INDUSTRIAL companies are facing a new kind of environmental challenge.
If a company does not get a bank loan or insurance policies because it fails to comply with both regulations and public expectations, ``this is powerful language,'' says Jan Stromblad, senior vice president of ABB Brown Boveri Ltd., Baden, Switzerland. This gives new meaning to the cliche ``comply or die.''
Merely obeying regulations and meeting government-set standards is not good enough anymore. Companies increasingly must meet public expectations of environmentally good citizenship. That means using processes, producing products, and delivering services that are as ``clean'' as possible rather than dealing with a mess afterward.
David Marks, who heads the programs in environmental engineering at the Massachusetts Institute of Technology (MIT), adds that there is a carrot as well as a stick nudging companies toward ``greener'' operations. He notes that the definition of environmental technologies in the future may be those that produce less waste and recycle materials rather than deal with waste. ``There may be major markets for clean products and clean technologies,'' he says.
It will not be easy for companies to move in this direction. Prof. Marks recently chaired a workshop at MIT to explore the implications. They involve a substantial - perhaps fundamental - change in corporate thinking.
For example, Marks notes that corporations usually want a persuasive assessment of an environmental risk before taking sometimes costly measures to avert it. Marks warns that corporations which delay action until they get such an assessment will wait in vain. These risks often are too complex and subtle for scientists to analyze fully. ``In environmental concerns, there is no scientific truth,'' he explains.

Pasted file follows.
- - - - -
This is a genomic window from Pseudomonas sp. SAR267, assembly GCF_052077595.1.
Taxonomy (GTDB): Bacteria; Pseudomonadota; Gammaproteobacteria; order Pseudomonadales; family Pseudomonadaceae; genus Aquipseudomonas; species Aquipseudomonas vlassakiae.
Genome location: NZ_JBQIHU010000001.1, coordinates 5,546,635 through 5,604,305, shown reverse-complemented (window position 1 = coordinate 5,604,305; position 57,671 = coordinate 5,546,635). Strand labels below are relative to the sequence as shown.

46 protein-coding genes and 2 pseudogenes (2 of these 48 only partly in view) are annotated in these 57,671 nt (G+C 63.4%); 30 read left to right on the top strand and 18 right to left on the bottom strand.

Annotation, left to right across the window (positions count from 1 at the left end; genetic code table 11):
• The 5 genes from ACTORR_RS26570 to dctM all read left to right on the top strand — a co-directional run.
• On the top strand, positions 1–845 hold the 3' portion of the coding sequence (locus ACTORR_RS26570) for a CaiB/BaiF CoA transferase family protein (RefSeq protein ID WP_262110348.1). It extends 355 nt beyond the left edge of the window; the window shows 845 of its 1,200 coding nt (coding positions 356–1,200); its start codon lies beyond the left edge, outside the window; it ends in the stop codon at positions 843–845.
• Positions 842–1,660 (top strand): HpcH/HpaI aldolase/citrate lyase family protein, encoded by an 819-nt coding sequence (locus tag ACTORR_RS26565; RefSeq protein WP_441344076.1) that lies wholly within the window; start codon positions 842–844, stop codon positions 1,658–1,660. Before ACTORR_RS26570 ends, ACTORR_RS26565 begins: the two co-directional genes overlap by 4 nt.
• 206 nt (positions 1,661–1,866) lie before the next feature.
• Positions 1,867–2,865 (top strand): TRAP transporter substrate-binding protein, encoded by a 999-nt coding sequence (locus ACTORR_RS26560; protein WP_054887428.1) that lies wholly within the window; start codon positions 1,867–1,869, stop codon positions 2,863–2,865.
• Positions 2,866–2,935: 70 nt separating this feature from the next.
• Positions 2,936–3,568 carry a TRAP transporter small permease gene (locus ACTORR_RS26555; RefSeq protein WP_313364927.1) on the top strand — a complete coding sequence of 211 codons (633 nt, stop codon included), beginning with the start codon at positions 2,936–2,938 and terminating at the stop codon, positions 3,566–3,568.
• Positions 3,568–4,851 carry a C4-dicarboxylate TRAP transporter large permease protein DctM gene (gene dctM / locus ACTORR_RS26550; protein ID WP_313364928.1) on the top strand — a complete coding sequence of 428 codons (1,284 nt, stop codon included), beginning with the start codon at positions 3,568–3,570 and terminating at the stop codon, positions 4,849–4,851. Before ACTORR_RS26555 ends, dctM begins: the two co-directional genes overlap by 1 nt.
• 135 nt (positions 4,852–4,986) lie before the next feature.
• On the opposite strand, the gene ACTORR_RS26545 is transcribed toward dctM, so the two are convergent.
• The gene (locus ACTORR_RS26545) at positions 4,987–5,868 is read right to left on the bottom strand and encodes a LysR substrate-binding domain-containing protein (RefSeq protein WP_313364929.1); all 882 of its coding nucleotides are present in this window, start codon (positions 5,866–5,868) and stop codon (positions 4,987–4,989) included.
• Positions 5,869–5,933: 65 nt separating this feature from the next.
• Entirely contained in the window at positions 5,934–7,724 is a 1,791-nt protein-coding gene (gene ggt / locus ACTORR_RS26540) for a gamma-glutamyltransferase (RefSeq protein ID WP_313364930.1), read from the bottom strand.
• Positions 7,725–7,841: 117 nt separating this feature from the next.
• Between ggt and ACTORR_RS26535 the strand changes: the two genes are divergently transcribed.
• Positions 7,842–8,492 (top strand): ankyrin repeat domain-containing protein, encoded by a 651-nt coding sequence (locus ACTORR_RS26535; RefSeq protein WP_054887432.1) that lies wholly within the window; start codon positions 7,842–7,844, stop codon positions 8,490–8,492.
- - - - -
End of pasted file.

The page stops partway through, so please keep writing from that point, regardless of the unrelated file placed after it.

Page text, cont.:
Marks's MIT colleague John Ehrenfeld adds that corporations also need to change their thinking about adaptability. Long experience in being able to substitute new materials for traditional materials that become scarce has made many industrialists suspicious of the Malthusian dictum that growing human demands breed disaster. Dr. Ehrenheld points out that Malthus was talking about material resources. But now he says: ``We're not talking about resources any more. We're talking about life sustaining systems.''
Responding to this kind of environmental concern challenges company culture. It requires what Ehrenfeld calls a new ``set of belief systems by which a company makes sense of the outside world.'' That is a difficult transition for companies that must cope with uncertain risks while keeping a sharp eye on costs. Yet, Ehrenfeld notes, ``the pain of dealing with what they did in the past'' is forcing companies to surpass what regulations require them to do today.
Marks invited Terry DeWitt, vice president of Honda Automobiles/US, to come from Marysville, Ohio, to explain how this Japanese company is trying to meet the challenge.
Mr. DeWitt explained that this difficult change in thinking can be good for business. ``Although not all environmental improvements are cost-beneficial, we think many of them are,'' he said. For example, putting emission controls on the exhaust end of a car to clean up pollution after the fact is expensive. But designing a car that runs cleanly to begin with can give the manufacturer a competitive edge. In short, he said, he believes it is better to invest in research dollars to avoid environmental problems than to invest in remedial dollars.
The trick is in deciding how best to invest those research dollars. A manufacturer may have to freeze a product design before all the relevant environmental facts - including probable future standards - are fully known. DeWitt admitted that this is risky. A manufacturer may end up with an inappropriate facility. Yet, he said, this kind of forecasting is becoming an essential management skill.